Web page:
Most risk factors for cardiovascular disease can be treated, controlled, and improved. Although some factors cannot be controlled, such as age, gender, and family history, not all factors are innate, such as high blood pressure. (Hypertension), smoking, high cholesterol (hyperlipidemia), obesity, lack of exercise and diabetes (Diabetes) are all risk factors for heart disease. What are the modifiable risk factors for cardiovascular disease? What are the immutable risk factors? This article explains it in detail for you!
Modifiable risk factors for cardiovascular disease
In addition to putting you at risk of disease, bad living habits may lead to the occurrence of heart disease and other cardiovascular diseases if you do not make timely changes. The following are 6 variable risk factors:
- Suffering from high blood pressure
High blood pressure is the primary risk factor for heart disease or stroke. However, high blood pressure can be prevented and well controlled as long as it is correctly diagnosed by a doctor and follows medical advice.
- The low-density cholesterol in the body is too high and the high-density cholesterol is too low.
Abnormal blood lipids refer to a variety of lipids contained in the blood, mainly including cholesterol (Cholesterol) and triglyceride (Triglyceride).
If the level of low-density lipoprotein cholesterol (LDL) is higher than normal, or the level of high-density lipoprotein cholesterol (HDL) is too low, it will increase the chance of cardiovascular disease and stroke. Most of the cholesterol in the blood is produced in the liver after consuming saturated fat in the diet, so attention should be paid to the saturated fat in the diet. The way to control LDL cholesterol is to reduce saturated fat in our diet, exercise, and use medications as prescribed by your doctor.
Smoking or chewing tobacco will increase the risk of heart disease, especially young smokers, heavy smokers or female smokers, who are all at high risk of cardiovascular disease. However, regardless of the length of smoking, as long as you quit smoking, you can reduce the damage to blood vessels caused by nicotine, the component of tobacco, and significantly reduce the risk of heart disease.
In addition, second-hand smoke is also one of the risk factors. As long as 30 minutes of exposure to second-hand smoke is enough to cause oxidative stress in the blood vessels of non-smokers, causing progressive damage, leading to intravascular cell damage, cardiovascular sclerosis, and increased cardiovascular disease. Cardiovascular disease prevalence.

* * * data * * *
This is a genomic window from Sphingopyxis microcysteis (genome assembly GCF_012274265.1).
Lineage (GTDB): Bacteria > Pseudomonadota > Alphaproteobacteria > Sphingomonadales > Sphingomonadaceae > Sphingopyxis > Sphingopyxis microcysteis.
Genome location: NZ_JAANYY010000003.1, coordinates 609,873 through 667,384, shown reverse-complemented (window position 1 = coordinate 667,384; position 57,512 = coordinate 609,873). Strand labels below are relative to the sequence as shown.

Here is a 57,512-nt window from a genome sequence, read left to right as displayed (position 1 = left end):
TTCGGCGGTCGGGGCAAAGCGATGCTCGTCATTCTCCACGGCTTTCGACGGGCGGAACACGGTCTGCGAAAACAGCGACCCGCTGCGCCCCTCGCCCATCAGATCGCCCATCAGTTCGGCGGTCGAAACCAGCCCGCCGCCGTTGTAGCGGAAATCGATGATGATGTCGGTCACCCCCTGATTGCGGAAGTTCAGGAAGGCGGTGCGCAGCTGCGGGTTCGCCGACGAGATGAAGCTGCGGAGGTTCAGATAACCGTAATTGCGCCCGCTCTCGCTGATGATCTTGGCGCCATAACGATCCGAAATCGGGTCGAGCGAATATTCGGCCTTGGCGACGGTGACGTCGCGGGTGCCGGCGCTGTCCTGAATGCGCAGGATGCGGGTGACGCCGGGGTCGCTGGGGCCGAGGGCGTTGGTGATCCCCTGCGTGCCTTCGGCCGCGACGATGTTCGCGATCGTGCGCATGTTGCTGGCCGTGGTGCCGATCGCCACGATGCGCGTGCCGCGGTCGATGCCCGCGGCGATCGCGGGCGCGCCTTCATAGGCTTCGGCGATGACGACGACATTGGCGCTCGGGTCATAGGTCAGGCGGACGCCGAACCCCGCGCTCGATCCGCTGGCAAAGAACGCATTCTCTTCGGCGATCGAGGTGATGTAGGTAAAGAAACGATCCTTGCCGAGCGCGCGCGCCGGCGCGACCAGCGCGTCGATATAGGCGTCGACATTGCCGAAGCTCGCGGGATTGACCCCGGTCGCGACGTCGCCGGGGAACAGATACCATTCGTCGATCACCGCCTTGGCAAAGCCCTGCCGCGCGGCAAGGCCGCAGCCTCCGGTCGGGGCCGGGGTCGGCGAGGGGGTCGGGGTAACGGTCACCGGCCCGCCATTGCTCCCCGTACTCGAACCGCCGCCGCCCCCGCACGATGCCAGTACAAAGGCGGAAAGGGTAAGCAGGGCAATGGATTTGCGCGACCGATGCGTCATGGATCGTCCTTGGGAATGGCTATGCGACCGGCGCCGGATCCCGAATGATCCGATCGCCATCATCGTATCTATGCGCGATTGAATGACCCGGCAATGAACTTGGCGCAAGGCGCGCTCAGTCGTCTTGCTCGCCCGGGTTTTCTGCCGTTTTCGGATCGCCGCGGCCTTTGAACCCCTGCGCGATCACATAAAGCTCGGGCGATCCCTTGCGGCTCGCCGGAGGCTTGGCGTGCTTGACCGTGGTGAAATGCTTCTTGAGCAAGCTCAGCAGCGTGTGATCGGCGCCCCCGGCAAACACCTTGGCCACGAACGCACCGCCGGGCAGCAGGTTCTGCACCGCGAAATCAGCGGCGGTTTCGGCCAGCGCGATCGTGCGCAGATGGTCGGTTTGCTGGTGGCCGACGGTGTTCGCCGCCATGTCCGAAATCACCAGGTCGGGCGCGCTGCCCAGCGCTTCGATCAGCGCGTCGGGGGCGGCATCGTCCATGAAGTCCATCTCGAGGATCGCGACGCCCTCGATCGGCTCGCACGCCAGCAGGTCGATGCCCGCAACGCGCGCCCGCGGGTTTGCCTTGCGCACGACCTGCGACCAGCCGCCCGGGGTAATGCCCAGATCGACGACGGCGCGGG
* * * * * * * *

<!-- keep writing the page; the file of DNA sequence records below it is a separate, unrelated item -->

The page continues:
- Lack of exercise
People with insufficient physical activity and lack of exercise, who are often overweight, are 50% more likely to suffer from cardiovascular disease or stroke, and are also prone to diabetes.
Diabetic patients have high blood sugar index and increased blood viscosity, which can lead to damage to blood vessel walls. Especially for patients with Type 2 diabetes, the risk of cardiovascular disease can be doubled. Failure to detect and treat diabetes early is the main cause of complications such as heart disease, stroke, kidney failure, amputation and blindness.
- Long-term negative emotions
Long-term negative emotions such as anxiety, depression, social isolation, and living under long-term stress will also increase the risk of heart disease and stroke. Long-term accumulated stress will stimulate the sympatho-adrenal medullary system and the hypothalamic-pituitary-adrenal system, increase cortisol and catecholamines in the blood, increase blood flow and vascular resistance, and then produce hypertension and arteriosclerosis, as well as arrhythmias. Or a heartbeat that is too fast.
As for sudden stress, a large amount of “catecholamines” will suddenly increase, causing primary ventricular fibrillation and increasing the risk of death from heart disease.
- Drinking too much
Drinking 1 to 2 glasses of alcohol a day can effectively reduce the risk of heart disease by 30%. However, excessive drinking may not only cause acute alcoholic hepatitis, fatty liver, cirrhosis and other diseases, but may also affect the cardiovascular system. In the early stages, it may Mild chest pain and arrhythmia will gradually develop into heart enlargement, ventricular failure, and eventually stroke or subsequent heart disease.
Immutable risk factors for cardiovascular disease
Even without being devastated by disease, heart function will still undergo physiological changes with age. As you age, heart disease becomes more common and can even make the condition or treatment more complicated.
Middle-aged men have a higher risk of heart disease than women. But premenopausal women are at the same risk as men. The risk of stroke is about the same for men and women.
- Family history:
People with a family history of premature heart disease, such as a direct female blood relative such as a mother who develops a heart attack or stroke before the age of 65, or a direct male blood relative such as a father who develops the disease before the age of 55, will have a significantly increased risk of developing the disease.
Asians and Africans have a higher incidence rate than other races.
To reduce your risk of coronary heart disease and heart disease, try to control each risk factor. As long as you are willing to make lifestyle changes, you can effectively control many risk factors for coronary heart disease.